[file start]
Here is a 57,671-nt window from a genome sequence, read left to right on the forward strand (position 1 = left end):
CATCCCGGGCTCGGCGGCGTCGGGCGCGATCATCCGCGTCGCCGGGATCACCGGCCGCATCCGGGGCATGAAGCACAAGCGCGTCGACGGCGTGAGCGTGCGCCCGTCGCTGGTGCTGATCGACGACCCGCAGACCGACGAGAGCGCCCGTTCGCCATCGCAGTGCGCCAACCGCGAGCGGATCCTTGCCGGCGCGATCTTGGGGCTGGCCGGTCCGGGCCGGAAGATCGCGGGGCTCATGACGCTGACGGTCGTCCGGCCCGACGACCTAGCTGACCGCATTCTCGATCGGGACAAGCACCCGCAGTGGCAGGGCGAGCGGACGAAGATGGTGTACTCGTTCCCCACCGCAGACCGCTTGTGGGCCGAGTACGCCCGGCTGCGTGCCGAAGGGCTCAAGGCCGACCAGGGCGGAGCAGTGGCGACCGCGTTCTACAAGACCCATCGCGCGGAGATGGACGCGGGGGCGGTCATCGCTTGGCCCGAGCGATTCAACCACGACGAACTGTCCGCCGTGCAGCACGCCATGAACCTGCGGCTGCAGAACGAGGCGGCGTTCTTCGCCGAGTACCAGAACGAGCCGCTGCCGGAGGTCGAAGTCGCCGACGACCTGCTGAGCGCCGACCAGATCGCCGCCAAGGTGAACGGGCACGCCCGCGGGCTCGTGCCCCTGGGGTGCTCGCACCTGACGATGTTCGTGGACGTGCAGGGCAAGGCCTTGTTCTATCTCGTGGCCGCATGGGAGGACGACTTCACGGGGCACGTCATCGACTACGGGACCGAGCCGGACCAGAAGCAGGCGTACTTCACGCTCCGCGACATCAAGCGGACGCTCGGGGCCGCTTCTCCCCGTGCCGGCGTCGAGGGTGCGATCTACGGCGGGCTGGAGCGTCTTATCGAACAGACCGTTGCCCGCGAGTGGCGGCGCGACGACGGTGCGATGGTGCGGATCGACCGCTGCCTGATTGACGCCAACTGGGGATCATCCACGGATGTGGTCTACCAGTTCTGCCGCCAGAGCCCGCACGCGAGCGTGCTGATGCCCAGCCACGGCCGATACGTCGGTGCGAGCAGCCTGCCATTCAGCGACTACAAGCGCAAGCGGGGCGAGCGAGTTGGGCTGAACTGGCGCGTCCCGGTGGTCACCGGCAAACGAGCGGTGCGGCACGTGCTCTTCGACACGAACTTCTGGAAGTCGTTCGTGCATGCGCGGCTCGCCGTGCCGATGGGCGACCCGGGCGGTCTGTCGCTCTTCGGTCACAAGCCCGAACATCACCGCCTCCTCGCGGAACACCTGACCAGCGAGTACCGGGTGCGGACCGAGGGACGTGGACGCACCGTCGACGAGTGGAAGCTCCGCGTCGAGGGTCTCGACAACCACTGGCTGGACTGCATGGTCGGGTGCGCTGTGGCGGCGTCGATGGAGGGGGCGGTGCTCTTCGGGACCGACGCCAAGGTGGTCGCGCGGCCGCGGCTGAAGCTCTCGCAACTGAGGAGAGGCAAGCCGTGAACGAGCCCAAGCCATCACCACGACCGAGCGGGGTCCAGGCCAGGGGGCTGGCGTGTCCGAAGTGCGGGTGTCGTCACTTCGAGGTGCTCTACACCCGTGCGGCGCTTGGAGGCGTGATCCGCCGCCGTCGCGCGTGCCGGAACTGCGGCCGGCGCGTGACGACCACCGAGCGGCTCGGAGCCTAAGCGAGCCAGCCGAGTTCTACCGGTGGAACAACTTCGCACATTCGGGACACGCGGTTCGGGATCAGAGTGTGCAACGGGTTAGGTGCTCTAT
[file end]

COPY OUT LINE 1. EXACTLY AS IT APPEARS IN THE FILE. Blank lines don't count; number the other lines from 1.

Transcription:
Here is a 57,671-nt window from a genome sequence, read left to right on the forward strand (position 1 = left end):